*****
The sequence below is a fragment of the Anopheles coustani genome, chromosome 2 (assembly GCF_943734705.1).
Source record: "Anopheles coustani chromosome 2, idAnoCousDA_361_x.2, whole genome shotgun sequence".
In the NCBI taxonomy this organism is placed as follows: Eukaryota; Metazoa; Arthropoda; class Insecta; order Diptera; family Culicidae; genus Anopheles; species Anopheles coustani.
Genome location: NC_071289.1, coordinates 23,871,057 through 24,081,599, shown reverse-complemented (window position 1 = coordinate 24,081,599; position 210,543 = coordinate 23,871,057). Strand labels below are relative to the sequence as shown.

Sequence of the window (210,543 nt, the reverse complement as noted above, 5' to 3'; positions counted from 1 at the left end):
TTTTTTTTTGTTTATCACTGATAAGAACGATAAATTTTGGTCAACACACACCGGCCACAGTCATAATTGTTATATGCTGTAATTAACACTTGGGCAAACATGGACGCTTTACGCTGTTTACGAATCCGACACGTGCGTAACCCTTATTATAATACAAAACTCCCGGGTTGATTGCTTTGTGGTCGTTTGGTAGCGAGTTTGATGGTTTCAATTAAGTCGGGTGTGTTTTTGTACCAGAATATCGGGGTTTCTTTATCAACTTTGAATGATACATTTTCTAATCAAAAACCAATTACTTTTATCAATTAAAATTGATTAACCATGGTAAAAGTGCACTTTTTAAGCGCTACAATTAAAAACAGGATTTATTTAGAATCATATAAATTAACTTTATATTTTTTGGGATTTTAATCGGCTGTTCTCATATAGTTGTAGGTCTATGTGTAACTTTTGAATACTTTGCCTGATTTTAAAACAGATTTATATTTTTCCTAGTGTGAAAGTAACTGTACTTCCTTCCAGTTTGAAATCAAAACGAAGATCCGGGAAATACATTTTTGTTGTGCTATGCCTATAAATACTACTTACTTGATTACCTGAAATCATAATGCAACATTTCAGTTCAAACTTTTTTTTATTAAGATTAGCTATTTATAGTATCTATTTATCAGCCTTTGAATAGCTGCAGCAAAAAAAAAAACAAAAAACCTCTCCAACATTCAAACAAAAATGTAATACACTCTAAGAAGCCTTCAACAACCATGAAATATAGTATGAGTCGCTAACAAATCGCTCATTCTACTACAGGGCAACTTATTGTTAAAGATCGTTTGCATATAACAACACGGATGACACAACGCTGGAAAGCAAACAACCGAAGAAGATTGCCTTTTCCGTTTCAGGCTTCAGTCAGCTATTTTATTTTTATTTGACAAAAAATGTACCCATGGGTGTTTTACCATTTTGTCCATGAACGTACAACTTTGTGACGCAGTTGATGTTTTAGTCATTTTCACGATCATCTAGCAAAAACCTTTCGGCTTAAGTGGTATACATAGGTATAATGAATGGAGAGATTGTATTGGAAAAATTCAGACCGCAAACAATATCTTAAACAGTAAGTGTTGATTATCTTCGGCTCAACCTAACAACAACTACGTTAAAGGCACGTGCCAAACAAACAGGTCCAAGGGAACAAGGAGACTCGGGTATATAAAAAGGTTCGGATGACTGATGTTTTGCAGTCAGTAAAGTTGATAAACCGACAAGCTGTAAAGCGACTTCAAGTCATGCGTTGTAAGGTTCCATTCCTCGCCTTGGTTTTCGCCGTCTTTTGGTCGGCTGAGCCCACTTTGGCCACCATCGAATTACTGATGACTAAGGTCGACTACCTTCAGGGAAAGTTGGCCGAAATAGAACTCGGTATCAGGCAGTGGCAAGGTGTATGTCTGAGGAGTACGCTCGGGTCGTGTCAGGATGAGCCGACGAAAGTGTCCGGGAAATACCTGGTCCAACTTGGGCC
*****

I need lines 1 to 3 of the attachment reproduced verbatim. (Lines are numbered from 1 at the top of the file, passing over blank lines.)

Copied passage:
The sequence below is a fragment of the Anopheles coustani genome, chromosome 2 (assembly GCF_943734705.1).
Source record: "Anopheles coustani chromosome 2, idAnoCousDA_361_x.2, whole genome shotgun sequence".
In the NCBI taxonomy this organism is placed as follows: Eukaryota; Metazoa; Arthropoda; class Insecta; order Diptera; family Culicidae; genus Anopheles; species Anopheles coustani.